By Michael Cornicelli
On June 26, 2013, Mayor Emanuel unveiled an energy benchmarking ordinance that, if passed by the City Council, would require municipal, commercial and residential properties over 50,000 square feet to track and publicly report their energy usage. BOMA/Chicago shares Mayor Emanuel’s passion and desire to make Chicago’s buildings as energy efficient as possible, and we believe having comprehensive data to benchmark, measure progress and drive value is essential.
BOMA/Chicago has a longstanding commitment to sustainable property management and many of our building members are already well positioned to meet the benchmarks set forth in the proposed ordinance through their participation in internationally-recognized benchmarking initiatives such as LEED and Energy Star. In fact, according to our own 2012 Economic Impact Study, Chicago ranks first in square footage of LEED certified Existing Building (EB) and LEED certified New Construction (NC) and second in square footage of office buildings with Energy Star ratings across all U.S. cities. Benchmarking is clearly something we value and a practice we promote.
While we support Mayor Emanuel’s benchmarking ordinance, we believe the public disclosure mandate in the proposed ordinance will unfairly penalize and marginalize many older and historically significant buildings in Chicago. Frankly, not all of our members are Class A LEED Platinum. We represent many buildings that are doing what they can to improve their sustainability and energy efficiency, but still struggle with infrastructure limitations and the cost of retrofit work. Publishing the scores for buildings that simply cannot afford the work necessary to raise them will not “shame” those buildings into achieving higher scores. It will simply impose yet another competitive burden on an already challenged sector.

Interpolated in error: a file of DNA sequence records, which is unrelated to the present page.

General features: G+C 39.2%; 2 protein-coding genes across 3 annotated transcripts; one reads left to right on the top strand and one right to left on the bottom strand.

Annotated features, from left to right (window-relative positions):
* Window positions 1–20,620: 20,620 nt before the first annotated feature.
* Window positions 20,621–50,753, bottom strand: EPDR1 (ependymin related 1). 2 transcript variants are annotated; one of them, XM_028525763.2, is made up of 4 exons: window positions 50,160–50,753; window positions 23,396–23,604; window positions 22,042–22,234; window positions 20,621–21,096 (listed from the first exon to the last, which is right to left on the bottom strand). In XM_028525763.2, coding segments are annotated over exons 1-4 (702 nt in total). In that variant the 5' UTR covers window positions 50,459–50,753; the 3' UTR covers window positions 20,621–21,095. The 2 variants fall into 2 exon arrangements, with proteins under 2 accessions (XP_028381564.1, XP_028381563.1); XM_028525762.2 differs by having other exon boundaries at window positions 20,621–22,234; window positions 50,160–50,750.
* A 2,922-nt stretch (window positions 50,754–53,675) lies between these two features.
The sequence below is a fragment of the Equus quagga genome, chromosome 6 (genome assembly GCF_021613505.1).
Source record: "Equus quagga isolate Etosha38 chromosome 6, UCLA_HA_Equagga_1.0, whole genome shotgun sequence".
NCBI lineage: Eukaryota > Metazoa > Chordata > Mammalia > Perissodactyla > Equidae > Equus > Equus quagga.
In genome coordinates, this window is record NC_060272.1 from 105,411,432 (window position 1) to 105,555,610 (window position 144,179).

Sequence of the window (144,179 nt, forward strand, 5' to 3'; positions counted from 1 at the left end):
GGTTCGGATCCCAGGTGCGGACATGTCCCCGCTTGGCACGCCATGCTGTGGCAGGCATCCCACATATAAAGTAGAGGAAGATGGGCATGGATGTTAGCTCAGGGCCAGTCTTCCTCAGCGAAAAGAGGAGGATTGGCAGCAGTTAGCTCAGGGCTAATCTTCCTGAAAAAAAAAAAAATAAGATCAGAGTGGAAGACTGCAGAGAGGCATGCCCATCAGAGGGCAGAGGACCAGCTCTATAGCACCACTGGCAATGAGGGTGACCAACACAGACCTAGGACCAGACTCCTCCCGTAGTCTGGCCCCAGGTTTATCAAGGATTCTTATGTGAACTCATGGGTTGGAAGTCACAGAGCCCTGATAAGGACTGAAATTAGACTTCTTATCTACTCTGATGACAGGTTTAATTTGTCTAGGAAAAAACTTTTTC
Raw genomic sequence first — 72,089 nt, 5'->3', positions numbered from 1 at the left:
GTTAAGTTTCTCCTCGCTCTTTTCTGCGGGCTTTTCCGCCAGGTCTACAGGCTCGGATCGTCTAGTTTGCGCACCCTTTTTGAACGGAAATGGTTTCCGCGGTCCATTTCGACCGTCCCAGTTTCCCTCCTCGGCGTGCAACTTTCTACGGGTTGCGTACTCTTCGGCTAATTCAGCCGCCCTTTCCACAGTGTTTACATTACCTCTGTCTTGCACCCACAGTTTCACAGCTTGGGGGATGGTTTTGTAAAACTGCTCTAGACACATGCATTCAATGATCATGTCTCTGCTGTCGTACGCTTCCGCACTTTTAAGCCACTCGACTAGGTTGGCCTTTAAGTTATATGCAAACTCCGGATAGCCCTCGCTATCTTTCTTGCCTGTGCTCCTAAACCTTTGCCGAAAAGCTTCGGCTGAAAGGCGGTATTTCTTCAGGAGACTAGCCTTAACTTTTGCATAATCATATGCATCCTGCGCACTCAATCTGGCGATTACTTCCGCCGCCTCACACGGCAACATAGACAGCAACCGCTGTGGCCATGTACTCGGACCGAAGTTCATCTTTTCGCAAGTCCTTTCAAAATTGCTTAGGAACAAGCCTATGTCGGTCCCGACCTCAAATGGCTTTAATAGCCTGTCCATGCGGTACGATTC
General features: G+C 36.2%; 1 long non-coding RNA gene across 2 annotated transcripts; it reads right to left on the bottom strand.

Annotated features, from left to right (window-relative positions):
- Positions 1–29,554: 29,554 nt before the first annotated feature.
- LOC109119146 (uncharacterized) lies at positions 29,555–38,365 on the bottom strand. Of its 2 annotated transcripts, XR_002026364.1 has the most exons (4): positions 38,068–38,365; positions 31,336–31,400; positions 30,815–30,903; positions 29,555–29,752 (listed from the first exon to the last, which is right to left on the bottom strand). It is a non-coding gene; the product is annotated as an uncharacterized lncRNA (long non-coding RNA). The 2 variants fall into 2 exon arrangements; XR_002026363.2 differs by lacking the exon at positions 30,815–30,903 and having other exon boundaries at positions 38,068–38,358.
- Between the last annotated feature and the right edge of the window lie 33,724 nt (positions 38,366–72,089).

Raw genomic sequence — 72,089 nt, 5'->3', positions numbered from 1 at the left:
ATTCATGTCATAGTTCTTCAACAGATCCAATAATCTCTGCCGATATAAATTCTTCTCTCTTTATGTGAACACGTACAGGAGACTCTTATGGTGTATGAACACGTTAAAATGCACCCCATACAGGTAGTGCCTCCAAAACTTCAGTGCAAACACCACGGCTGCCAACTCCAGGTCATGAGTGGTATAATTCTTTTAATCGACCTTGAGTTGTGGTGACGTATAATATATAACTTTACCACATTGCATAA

We would rather see recognition and incentives for buildings that meet and exceed the benchmarks. Let’s celebrate the fact that Chicago already has one of the highest rates of LEED certification and Energy Star scoring in the country – even now, without a mandate to do so. Building owners and managers can see the benefits in that and use it in their marketing.
Conversely, public disclosure of low scores will only put low scoring buildings at a further disadvantage and potentially jeopardize their ability to attract and retain tenants. Long-term, this could have a detrimental trickledown effect, causing increased vacancy at a very precarious point in our industry’s recovery.
BOMA International and a consortium of real estate organizations facing a similar disclosure mandate in Boston commissioned a study co-authored by Harvard University environmental economist Robert Stavens that concluded there is no credible evidence that a regulatory approach like this is effective in achieving the goals for which such it is intended. Surely we can find a better way in Chicago.
We are committed to working with Mayor Emanuel and the Chicago City Council to come to a reasonable compromise on this important issue. Benchmarking empowers building owners and managers with the knowledge to run their buildings as efficiently as possible, and we strongly support it. However, it shouldn’t come at the cost of jeopardizing older and historically significant buildings that make the CBD a unique and desirable place for businesses. We would rather see the many environmental achievements of our buildings celebrated.